Rob Grandchamp believes really wrote the
famous letter attributed to Sullivan Ballou.
Rogers became a prominent jurist and lawyer
after the Civil War.
I also traced the history of the letter and tracked down numerous copies of it at repositories around the country. Research at Stanford University provided the Burns connection to it. Dr. Don Fehrenbacher found a copy in Illinois and sent it to Ric Burns. In his letter to Ric Burns [Ken's brother], the professor told him to only use material for the project that could be documented as being historically accurate. It is unknown if the film company did any research on Ballou. My research indicates it was written by his very good friend, Horatio Rogers, who had the talent and skill to write it as a memorial to his friend.
What can you tell us about Rogers?
Grandchamp: Horatio Rogers was one of Ballou’s closest friends. They attended Brown, served in the state legislature, and practiced law together. Rogers even witnessed Ballou’s will. Rogers wanted to go to war early on, but his friend Ballou persuaded him to stay home. After Ballou’s death, Rogers became an officer in the 3rd Rhode Island Heavy Artillery in August 1861. He worked his way up through the ranks and, in 1863, became colonel of the 2nd Rhode Island, Ballou’s regiment. He led the regiment at Chancellorsville and Gettysburg.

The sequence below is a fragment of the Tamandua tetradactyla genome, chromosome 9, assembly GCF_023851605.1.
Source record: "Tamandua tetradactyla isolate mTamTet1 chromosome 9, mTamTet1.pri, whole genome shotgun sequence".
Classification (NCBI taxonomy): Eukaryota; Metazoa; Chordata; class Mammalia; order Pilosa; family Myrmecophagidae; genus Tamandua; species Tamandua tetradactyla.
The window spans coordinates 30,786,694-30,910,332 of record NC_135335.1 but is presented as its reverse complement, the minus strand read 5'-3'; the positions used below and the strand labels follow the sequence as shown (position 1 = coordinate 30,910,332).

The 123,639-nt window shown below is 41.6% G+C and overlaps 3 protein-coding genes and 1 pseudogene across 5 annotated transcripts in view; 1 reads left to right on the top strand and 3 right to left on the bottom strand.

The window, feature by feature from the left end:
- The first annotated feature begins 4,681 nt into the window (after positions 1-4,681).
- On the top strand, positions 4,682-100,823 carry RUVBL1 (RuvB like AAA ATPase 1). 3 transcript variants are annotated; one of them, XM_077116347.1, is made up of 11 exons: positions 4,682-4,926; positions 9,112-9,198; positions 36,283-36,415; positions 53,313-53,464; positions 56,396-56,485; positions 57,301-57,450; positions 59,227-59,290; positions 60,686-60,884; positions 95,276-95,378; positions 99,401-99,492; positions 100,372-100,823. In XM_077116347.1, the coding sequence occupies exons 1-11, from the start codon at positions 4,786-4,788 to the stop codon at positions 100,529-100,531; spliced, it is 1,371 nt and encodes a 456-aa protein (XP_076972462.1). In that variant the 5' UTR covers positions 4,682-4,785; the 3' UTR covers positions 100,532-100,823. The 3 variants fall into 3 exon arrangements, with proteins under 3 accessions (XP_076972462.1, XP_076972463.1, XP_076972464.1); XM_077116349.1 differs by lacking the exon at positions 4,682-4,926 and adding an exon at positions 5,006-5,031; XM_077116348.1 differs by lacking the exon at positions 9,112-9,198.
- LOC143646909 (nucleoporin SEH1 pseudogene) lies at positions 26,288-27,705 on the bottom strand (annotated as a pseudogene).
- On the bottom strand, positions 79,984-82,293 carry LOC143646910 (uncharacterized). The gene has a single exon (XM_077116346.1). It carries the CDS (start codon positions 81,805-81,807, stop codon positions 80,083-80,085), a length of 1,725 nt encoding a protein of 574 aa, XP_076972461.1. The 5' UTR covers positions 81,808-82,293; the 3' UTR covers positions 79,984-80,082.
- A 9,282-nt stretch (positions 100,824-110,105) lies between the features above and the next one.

Resigning in 1864, he became attorney general of Rhode Island and later an associate justice of the Rhode Island Supreme Court. Rogers was a very talented man who owned one of the largest private libraries in Rhode Island at the time. He was also an author who published several books and wrote a biographical sketch of Ballou that was published in 1868, the first time the letter was seen in public. Rogers had the talent and the motivation to write the letter.
What has been the reaction to the piece, and have you heard from Ken Burns?
What message do you have for those who believe Ballou absolutely wrote the letter?